Disaggregating the concept of "the job"

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Why do we say “I'm going to work” and not “I'm going to my job” and why is that relevant in the future world of work?


Today, we have jobs we’re paid to perform a specific role for a certain number of hours each week and we get a somewhat predictable salary in return. But it wasn’t always so.


Until the Industrial Revolution, work existed but jobs didn’t. 


The phrase “jobbe of worke” meaning “a task” dates back to the 1600’s but the first time “job” was used to mean a "paid position of employment" was in 1858. Before that, people had work as innkeepers or ran a farm but didn't have what we today would call a job. That all changed in the  mid-19th Century,  when people started moving to work in factories, where they were employed in what we would recognize today as “jobs”.


This was a fundamental economic, social and demographic change in the world of work. It created the very concept of what a job was by aggregating various components of work elements leading to organization structures, job descriptions, compensation plans, and so on – the essence of the workplace today.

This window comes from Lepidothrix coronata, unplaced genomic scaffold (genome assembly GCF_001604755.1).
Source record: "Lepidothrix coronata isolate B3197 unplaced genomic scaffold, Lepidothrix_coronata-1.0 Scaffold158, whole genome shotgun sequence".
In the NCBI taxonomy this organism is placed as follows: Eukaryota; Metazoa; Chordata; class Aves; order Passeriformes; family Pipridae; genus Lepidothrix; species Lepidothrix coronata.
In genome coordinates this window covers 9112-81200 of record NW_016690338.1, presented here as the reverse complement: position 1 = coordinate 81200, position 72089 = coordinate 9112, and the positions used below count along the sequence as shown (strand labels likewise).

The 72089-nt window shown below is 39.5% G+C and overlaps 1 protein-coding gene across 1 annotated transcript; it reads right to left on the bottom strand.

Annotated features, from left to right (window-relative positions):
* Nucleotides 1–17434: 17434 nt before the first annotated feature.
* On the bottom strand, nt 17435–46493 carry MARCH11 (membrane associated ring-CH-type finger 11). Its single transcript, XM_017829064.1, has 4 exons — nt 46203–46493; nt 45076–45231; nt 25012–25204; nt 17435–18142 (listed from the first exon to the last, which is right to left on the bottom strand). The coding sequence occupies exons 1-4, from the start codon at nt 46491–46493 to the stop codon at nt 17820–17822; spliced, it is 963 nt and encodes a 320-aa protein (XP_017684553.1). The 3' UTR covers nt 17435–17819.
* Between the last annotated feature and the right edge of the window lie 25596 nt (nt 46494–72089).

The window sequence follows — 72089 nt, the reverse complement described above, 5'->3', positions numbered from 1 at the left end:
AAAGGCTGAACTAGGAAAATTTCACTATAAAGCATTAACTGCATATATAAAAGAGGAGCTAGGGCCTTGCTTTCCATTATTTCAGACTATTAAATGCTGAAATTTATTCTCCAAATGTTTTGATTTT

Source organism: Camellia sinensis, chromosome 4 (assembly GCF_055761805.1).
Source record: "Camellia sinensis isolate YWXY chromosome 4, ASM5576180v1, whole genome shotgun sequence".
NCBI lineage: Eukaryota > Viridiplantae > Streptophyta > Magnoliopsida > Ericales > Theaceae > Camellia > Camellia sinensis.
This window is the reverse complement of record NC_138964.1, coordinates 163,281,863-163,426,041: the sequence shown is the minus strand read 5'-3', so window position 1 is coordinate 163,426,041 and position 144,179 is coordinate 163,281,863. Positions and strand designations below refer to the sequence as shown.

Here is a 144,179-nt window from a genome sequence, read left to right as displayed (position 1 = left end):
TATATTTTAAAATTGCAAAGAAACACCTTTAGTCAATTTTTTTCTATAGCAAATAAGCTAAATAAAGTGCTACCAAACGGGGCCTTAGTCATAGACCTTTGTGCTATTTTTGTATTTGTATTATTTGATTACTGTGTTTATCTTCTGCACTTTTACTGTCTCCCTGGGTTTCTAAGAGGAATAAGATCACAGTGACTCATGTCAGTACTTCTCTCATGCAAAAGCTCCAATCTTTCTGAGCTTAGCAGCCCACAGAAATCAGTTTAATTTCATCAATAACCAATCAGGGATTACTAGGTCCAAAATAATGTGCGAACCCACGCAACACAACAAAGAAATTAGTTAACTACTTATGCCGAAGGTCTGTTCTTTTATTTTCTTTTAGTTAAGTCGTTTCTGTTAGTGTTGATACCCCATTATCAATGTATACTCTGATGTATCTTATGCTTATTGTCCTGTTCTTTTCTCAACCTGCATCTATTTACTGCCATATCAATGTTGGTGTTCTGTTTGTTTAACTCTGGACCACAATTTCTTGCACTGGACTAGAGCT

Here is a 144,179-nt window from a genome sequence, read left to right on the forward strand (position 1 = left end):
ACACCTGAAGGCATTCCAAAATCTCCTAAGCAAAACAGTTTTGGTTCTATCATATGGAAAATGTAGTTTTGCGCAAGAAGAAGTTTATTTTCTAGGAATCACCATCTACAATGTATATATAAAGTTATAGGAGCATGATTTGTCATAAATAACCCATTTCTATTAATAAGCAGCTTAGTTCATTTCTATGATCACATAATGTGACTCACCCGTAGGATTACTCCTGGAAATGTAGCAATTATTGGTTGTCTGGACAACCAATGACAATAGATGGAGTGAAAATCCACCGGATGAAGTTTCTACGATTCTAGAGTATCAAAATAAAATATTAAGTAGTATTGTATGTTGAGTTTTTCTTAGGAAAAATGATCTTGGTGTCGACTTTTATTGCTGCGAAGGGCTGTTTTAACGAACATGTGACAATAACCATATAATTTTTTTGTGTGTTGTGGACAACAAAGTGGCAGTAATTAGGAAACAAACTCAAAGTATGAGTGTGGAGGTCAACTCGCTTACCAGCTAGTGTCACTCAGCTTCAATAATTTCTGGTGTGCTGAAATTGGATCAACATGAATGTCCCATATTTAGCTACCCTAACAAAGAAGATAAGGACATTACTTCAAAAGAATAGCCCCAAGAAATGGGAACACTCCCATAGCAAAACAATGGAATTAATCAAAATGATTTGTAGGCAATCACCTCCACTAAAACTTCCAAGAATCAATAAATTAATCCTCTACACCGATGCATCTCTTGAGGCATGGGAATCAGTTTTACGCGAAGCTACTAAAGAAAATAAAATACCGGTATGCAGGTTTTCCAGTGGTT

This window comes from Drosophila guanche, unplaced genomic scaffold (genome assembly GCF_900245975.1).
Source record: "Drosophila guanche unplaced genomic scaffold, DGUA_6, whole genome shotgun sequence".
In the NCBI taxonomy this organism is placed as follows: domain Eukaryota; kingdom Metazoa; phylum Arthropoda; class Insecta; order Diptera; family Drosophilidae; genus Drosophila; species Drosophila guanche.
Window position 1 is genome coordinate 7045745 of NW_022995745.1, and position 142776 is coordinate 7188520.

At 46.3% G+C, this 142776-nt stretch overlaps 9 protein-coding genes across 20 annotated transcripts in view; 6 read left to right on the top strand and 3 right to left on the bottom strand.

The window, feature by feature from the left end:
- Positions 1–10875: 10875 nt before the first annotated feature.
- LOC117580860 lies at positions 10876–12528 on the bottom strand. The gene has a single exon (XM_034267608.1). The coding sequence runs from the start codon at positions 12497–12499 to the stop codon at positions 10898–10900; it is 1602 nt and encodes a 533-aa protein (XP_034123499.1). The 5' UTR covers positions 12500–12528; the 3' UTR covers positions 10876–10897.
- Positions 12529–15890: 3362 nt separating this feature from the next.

So the reason we say “I’m going to work” is that the idea of the job is a relatively recent invention, so we still talk in 19th century terms about what we do for the most part of our day.


And if predictions of how the Intelligence Revolution will impact the workplace – smart computers, networks, robotics, automation, machine learning – the whole idea of a job has a short shelf life. In the way that the Industrial Revolution aggregated work into jobs, the Intelligence Revolution with its “thinking computers” will drive changes that will disaggregate the whole concept of jobs back into their work elements. 


This is not as far out as it might appear. We see it today in the growth of the gig economy, zero hour contracts, people renting out their cars, homes, lawnmowers and even dogs. Work will always be there, but jobs will change, go or be totally reinvented. And whereas people traditionally have gone to where the work was (office, factories), in the future, the work to go to where the people are.


The Industrial Revolution was all about manual work; the intelligence Revolution is all about mind work. If the Industrial Revolution brought “brawn”, the Intelligence Revolution will bring “brain”.


These changes raise some important questions for organisations and in particularly for their Human Resource departments. What will this new world look like? What kind of talent will we need to thrive?  Where do we find it? When do we start looking? How will humans and computers fit in this new world economy? 


These will be topics for future blogs.